by Andrea Plaid
Actor Rosario Dawson doubtlessly brings the fierceness into her roles. Whether she plays an HIV+ stripper, a sex worker, a railway yardmaster, or the beneficiary of Will Smith’ literal and figurative heart, Dawson is not a ride-or-die chick–she’s a roll-deep woman.
I realized how deep she rolled–and am still deeply grateful for it, to be honest–when she famously defended her gurl Eva Mendes from Paul Rudd’s sexual harassment during an awards show back in 2010. As Owner/Editor Latoya Peterson states:
In addition, it was probably important for Dawson to stand up for her friend–often when we are in the midst of a tricky situation, it can be difficult to act. Again, we don’t know what Mendes was thinking this whole time, but she may have hesitated because she didn’t want to make a scene or disturb the proceedings. She might have been completely comfortable with Rudd’s prolonged contact; but she could have equally been horrified and did not know how to extract herself from the situation.
Dawson’s intervention also served a third purpose: to subvert the dominant paradigm with regards to how people treat women at Award shows, particularly in regard to the the bodies of brown women. Had Rosario Dawson not jumped on stage and grabbed Rudd, would we have even heard about the bit? And would that bit have been considered if Rudd was onstage with a white woman? I’ve been racking my brain trying to think of when white women have had their chest area exposed or groped for entertainment value on an award show stage, and I am coming up short. Justin Timberlake exposed Janet Jackson back in 2004 at the Superbowl and Diana Ross reached out and touched Lil’ Kim at the 1999 VMAs, but that’s about all that comes to mind.
But when it comes to women (particularly brown women), bodies, and consent, even something as simple as a kiss becomes an interesting moment in seeing the difference how people react to different scenarios.
So when we look at the Rudd-Mendes-Dawson event, it is a feminist success because it allowed Dawson to both stand up for her friend and publicly challenge a dominant idea that women’s bodies are sexually fair game as entertainment fodder.
Dawson stays rolling deep her activism: she serves on Eve Ensler’s V-day Board and is involved with human-rights organizations such as Amnesty International, PFLAG, the RESPECT! Campaign (to end intimate-partner violence), and Voto Latino (which she co-founded), as well as environmental groups like Global Cool and SodaStream. As for the picture at the top of the post, taken outside the Democratic National Convention in September, No Paper, No Fear reports:
The actress joined several undocumented immigrants in shouting, “No Papers, No Fear!” Then the Men in Black II star grabbed a sign reading “undocumented,” and held it above her head.
At least 10 protestors were arrested, prompting Rosario to grab a megaphone and shout, “That’s what it takes … For all of you who just got arrested, I want to commend your bravery. Things will change. We are here with you.”
One could say that New York-born-and-reared and Afro-Latina-proud Dawson got her activism honest, as some older Black folks would say: her mom (who gave birth to Dawson when she was 17 and the father walked out on her) and her stepdad (who rekindled the romance with Dawson’s mom when she was eight months pregnant with Rosario and later adopted her) moved out of a slumlord-maintained apartment into an abandoned building in the Lower East Side and renovated it when Dawson was six. And Dawson learned about feminism from her mom’s activism:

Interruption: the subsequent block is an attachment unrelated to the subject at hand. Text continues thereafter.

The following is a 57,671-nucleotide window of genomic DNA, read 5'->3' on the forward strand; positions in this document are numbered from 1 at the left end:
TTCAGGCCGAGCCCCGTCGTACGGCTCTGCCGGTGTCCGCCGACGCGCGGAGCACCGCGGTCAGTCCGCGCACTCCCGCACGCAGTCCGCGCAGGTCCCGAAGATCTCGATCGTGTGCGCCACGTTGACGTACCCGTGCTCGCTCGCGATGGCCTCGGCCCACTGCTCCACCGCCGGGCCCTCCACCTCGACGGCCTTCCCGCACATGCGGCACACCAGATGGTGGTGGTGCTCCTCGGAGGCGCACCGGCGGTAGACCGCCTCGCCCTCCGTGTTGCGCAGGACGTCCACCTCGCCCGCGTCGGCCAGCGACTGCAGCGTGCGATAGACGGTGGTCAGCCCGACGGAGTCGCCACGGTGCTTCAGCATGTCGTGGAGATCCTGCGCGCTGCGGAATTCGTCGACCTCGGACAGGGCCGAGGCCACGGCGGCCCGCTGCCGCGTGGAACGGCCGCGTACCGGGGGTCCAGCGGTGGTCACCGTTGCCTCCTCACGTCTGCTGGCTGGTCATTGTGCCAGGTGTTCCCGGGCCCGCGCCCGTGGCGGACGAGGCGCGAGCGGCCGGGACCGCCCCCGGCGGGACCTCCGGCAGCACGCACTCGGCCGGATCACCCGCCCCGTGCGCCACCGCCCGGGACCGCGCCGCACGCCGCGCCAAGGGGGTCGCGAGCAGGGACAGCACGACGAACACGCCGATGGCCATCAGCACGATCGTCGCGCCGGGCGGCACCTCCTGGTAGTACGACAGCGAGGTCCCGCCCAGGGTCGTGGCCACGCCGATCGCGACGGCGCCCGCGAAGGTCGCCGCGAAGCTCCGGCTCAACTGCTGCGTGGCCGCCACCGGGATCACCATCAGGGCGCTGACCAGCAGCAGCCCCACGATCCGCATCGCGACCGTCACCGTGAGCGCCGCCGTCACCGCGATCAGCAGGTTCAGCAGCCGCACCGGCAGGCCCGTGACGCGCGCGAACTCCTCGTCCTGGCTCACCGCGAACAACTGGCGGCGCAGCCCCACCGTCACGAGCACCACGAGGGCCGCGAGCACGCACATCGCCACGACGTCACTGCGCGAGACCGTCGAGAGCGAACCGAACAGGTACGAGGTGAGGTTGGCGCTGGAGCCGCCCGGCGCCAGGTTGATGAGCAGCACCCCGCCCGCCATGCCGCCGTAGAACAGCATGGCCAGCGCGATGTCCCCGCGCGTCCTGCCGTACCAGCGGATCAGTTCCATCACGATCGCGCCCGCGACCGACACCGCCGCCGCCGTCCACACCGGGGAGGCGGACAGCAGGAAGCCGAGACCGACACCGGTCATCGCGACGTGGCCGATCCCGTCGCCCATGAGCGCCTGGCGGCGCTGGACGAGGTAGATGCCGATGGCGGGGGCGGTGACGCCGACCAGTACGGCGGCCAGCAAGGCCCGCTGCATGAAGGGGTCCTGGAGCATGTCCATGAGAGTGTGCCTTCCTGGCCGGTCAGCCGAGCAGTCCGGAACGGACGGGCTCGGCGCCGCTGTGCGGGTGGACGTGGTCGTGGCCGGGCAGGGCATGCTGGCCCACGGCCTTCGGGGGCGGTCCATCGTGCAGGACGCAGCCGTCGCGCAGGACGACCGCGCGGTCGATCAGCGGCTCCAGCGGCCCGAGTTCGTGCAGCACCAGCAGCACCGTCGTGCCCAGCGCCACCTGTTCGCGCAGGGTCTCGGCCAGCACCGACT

[W]hen Dawson was 10, her mother volunteered at a crisis centre where women who had been “beaten and abused, probably for years, showed up with children and the T-shirt on their back”. She would help her mother at Housing Works, an organisation providing housing for families and homeless people living with HIV/AIDS. “One person had been living like a hermit and didn’t have any family, any friends, and died. So here we were cleaning it out, and trying to make it nice and new again, so we could bring in someone else. It was heavy work.” (Source)
She carried her feminism into auditions earlier in her career. She tells the Guardian in a 2012 interview:
“I’d perform my ass off, and the casting directors would be like, ‘You are perfect for this role, but can you wear something a little less shapeless?'” Her manager would bargain with her. She could wear a roll-neck jumper, he said – but could it at least be a fitted one? “I’m like, ‘Ugh, fine’, but these stupid conversations needed to be had, because unfortunately, don’t believe what they tell you, there’s very little imagination in Hollywood.” She hoots with laughter.
It annoyed her when casting directors asked to see her in more revealing clothes, she says, because she was naked in the film Alexander, “so go to any crazy, sick website and you’ll be able to look at it in slow motion if you like”. Does that bother her? “No, not at all, my point being: then don’t complain, ‘We don’t know what she really looks like.’ Are you kidding?! Do your research. ‘She looks a little fat right now’,” she says, recalling a message that filtered down from some rotten, deluded film executive. “Really? They’re called breasts … There was definitely a period for a couple of years where I rebelled against it. It probably cost me a lot of really big jobs, but I was just so angry.”
And Dawson carries her feminism into some of the roles she chooses. In a 2007 interview with her The Daily Mail says:
Rosario is fulfilling a desire to speak for women who normally don’t have a voice.
And I expect nothing less from a roll-deep woman.